In a time where South Asians are still being cast as doctors, engineers, terrorists, the nerdy tech guy, and cab drivers, we’re still waiting for more mainstream South Asian characters (especially in film) that show us as people first, not our careers or stereotypes. Thankfully Sujata Day and Ritesh Rajan’s new video, “A Diverse Film” — a parody on “A Whole New World” from “Aladdin,” can help us prove our point and our worth beyond our clichés.
Sujata and Ritesh had previously auditioned for the roles of Aladdin and Jasmine in the upcoming live-action “Aladdin” (Yes, the one with Will Smith as a bloated blue Genie). Their friend and very talented musician, AJ Rafael, had them both sing the “A Whole New World” parody for a talent show, “Crazy Talented Asians.” Sujata said,
I think of myself as a comedian first and singer maybe third or fourth, so I immediately agreed with the hopes that I would find some kind of inspiration for a parody in a short amount time.
The lyrics came from a mixture of Sujata watching “Crazy Rich Asians” and Netflix’s hit, “To All The Boys I’ve Loved.”
I’m pretty vocal about representation in the industry, and I follow all the issues our communities face in terms of casting, staffing writers’ rooms, and below-the-line positions.
Sujata goes on to say that she believes comedy is the best way to bring exposure to topics like diversity.
I took all my daily frustrations voiced by my fellow South Asian peeps in Hollywood and wrote them out.
Maybe it’s the brown in me but I work really well under deadlines and assignments. Once I had the chorus, the rest of it flowed and I jotted the whole song down in about an hour.
This has to hit home for a lot of us.
What would Sujata’s ideal rom-com for South Asians be, you ask?
I think ‘When Harry Met Sally’ is one of the greatest rom coms of all time. A brown version of that would be incredible. But I’m also kinda over reboots and remakes so any original, funny story from a new brown writer that doesn’t involve an arranged marriage plot would make me do a happy dance.
Ritesh’s ideal rom-com:
I would love to get to a point where seeing a story about two brown people is not ‘unique.’ It’s about opportunity and telling stories that resonate with our culture and upbringing. I think we are on the cusp of some great emerging South Asian artists. Let’s hear their stories and experiences! I also have some ideas up my sleeve 😉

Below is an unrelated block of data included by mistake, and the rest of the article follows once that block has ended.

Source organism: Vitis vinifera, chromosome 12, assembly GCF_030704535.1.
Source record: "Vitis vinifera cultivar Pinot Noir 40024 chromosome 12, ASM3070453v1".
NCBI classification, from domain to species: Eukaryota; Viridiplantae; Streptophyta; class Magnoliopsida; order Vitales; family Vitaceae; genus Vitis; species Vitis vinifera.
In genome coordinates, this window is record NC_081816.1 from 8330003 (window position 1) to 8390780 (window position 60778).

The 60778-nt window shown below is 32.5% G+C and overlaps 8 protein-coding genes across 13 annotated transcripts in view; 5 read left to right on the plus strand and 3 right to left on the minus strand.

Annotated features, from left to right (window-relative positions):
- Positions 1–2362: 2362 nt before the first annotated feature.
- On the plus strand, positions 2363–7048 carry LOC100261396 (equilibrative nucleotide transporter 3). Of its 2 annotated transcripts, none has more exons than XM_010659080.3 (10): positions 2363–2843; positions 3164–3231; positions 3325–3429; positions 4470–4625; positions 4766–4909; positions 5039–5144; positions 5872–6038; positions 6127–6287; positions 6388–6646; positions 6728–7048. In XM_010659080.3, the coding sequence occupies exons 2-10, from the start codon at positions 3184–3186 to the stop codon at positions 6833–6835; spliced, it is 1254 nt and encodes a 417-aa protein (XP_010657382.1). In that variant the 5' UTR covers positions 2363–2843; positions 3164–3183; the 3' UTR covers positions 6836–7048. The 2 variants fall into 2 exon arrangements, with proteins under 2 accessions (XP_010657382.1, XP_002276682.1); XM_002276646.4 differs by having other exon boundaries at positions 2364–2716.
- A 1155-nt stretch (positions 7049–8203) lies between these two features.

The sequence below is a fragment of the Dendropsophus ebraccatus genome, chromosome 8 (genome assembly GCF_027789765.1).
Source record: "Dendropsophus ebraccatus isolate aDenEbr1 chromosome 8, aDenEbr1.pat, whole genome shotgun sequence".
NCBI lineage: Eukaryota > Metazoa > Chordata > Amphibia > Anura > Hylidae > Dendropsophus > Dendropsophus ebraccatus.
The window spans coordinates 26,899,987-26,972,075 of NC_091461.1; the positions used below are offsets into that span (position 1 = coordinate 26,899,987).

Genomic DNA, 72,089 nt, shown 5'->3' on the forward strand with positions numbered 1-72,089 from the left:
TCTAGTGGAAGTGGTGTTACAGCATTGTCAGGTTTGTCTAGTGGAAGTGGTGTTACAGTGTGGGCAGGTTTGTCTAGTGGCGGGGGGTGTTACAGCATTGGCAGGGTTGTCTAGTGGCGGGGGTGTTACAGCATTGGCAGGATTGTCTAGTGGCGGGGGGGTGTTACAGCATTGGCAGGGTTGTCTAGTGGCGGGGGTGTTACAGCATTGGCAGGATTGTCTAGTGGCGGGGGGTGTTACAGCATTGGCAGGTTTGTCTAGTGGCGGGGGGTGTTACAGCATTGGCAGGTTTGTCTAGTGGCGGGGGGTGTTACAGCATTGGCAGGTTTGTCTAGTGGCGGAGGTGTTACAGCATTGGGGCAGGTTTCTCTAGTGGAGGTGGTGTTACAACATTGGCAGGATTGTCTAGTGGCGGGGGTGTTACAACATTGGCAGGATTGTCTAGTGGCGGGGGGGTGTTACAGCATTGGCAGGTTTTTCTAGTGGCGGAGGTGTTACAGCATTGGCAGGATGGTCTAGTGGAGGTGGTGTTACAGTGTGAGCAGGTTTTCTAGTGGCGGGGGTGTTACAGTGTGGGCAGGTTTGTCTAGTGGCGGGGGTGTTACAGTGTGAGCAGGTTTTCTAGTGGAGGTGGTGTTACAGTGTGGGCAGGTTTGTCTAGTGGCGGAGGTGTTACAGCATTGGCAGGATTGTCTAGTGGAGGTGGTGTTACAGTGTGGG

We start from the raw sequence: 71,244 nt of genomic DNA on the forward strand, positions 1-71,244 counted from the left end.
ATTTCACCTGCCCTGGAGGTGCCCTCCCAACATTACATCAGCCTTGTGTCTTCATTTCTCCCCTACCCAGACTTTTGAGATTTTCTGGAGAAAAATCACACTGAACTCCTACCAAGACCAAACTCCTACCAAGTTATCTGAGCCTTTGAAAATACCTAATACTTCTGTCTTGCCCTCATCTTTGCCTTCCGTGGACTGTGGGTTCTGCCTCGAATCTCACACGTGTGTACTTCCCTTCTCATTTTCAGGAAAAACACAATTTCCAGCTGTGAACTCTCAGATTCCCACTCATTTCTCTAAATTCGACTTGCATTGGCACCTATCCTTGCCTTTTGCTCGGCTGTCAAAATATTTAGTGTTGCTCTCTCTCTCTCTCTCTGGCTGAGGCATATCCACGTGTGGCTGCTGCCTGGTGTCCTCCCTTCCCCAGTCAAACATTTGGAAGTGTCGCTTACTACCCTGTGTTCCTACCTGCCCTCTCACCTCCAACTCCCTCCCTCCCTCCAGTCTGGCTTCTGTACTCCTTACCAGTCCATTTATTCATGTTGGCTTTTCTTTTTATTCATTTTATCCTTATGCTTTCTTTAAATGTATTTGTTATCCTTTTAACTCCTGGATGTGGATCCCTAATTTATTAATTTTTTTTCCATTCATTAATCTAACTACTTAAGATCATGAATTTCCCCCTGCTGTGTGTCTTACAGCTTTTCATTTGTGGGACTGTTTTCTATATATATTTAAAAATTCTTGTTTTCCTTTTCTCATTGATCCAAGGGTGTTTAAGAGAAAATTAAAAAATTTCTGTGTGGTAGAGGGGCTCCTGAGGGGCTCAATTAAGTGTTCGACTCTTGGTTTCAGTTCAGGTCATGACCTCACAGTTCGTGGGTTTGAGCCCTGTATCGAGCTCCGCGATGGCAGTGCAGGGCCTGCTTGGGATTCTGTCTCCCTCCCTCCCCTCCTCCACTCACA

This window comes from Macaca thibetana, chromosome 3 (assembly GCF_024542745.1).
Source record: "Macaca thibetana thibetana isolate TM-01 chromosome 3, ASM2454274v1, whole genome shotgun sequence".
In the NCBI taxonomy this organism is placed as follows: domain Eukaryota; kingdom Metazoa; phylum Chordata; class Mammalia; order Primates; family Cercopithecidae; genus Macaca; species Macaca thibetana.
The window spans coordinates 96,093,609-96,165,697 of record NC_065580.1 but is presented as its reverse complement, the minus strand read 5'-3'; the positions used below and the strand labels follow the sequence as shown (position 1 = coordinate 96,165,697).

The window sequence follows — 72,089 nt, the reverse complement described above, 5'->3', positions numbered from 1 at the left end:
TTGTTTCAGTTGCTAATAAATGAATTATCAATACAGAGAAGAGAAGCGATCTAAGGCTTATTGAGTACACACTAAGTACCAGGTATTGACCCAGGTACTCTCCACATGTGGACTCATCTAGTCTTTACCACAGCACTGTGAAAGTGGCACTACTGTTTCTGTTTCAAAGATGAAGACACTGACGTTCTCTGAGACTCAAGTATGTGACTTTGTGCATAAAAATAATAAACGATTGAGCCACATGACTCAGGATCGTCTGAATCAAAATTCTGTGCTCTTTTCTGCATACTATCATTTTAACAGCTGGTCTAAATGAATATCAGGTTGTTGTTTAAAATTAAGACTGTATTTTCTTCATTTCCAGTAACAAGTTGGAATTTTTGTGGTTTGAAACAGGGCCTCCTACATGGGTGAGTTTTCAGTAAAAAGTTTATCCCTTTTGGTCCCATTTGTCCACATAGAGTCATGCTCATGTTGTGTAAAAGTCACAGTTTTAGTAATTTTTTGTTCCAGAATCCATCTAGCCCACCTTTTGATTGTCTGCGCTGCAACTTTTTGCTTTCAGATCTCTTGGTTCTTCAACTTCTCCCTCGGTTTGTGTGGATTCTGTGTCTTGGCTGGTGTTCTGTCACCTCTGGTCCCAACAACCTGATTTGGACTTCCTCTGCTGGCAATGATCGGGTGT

And her ideal co-star?
I’ve loved Dev Patel since ‘Skins.’ So Dev Patel.
A surprising but cute answer from Ritesh!
If I had to choose one person to play a love interest in my rom-com, it would be Madhuri Dixit. Not sure who would be keeping up with who on the dance floor!
And I had to ask…
In the last few months, we’ve seen an upward trend in TikTok usage in India. Seeing these plastered all over the internet, wouldn’t you think people would know that we are born entertainers? Yet we’re always pigeonholed as doctors or engineers. Your thoughts on this recent epidemic? Will TikTok’s be our gateway to being cast in diverse roles? (or have I drank too much caffeine for this question?)
TikTok could be for South Asians, what YouTube is/was for Asians, and what Vine was for black comedians/sketch performers. I think that’s really exciting! As someone who emerged from a popular YouTube web series that shined a light on an awkward black girl, I support any platform that rattles the Hollywood establishment and disrupts the old system. I highly approve of any kind of social media that gives a voice to marginalized folks who may have felt they didn’t have one before.
I had to look this up. I had no idea what this was. I am going to say you drank to much caffeine but I will say this: For anyone thinking about pursuing the arts, be sure to take it seriously. Train everyday, read as much as you can, expose yourself to as much art as possible. Hone your craft and surround yourself with people who push and support you. Sometimes that can be hard in the South Asian community but you will find your inspiration. When you do, hold on and never let go.
[Read Related: How ‘Ek Ladki Ko Dekha Toh Aisa Laga’ Challenges Convention: An Interview with Director Shelly Chopra Dhar]
Here’s to hoping for more diversity, inclusivity, and seeing South Asians written as complex, well-rounded characters, beyond the boxes into which we’ve been forced for too long.